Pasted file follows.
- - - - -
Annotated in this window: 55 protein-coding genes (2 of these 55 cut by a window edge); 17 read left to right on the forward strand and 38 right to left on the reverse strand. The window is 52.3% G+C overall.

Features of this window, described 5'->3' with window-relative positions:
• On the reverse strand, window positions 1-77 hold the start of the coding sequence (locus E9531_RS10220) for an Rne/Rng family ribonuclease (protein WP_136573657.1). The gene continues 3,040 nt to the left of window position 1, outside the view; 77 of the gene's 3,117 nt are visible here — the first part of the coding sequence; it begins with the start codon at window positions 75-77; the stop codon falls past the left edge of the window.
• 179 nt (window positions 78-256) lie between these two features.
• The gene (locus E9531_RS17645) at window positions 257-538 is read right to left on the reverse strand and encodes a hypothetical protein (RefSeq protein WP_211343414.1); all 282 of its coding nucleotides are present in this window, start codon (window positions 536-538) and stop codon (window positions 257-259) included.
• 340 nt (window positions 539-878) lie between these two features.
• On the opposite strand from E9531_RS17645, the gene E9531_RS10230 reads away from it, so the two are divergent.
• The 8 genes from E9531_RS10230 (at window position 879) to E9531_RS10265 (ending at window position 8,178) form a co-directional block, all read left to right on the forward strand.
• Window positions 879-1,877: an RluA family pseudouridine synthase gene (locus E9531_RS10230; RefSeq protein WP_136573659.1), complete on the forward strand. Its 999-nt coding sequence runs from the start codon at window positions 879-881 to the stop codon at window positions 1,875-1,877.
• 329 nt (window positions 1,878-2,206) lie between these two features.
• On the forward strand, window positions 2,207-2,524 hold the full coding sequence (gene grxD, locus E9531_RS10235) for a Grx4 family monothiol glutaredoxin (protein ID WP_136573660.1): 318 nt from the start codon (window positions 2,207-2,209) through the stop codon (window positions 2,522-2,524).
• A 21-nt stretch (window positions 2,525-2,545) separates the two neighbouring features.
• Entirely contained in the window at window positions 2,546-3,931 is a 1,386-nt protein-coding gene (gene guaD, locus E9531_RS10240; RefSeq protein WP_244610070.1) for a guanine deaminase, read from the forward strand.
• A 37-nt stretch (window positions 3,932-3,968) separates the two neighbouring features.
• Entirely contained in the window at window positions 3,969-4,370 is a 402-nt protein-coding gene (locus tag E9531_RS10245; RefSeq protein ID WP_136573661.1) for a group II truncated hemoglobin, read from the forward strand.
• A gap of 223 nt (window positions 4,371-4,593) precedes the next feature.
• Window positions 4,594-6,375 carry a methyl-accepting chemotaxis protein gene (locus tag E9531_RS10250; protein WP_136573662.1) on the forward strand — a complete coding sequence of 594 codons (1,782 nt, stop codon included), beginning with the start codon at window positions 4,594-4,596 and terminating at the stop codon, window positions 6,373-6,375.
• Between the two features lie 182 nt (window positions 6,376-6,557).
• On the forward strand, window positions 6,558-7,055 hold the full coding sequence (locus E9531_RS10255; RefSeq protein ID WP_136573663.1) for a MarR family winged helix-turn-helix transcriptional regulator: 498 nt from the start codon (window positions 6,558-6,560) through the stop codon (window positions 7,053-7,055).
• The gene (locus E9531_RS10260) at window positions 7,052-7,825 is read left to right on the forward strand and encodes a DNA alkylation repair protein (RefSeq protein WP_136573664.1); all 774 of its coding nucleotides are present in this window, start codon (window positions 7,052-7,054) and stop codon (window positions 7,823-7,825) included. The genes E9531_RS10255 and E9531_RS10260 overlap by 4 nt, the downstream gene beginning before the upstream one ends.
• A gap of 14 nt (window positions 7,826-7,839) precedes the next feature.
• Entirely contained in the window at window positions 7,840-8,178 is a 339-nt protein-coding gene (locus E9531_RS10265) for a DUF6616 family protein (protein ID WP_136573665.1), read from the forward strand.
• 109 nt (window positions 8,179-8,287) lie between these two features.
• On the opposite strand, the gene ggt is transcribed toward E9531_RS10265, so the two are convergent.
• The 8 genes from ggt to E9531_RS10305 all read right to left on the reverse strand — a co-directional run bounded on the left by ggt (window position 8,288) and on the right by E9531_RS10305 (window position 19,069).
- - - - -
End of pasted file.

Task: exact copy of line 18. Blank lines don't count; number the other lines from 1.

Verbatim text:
• Between the two features lie 182 nt (window positions 6,376-6,557).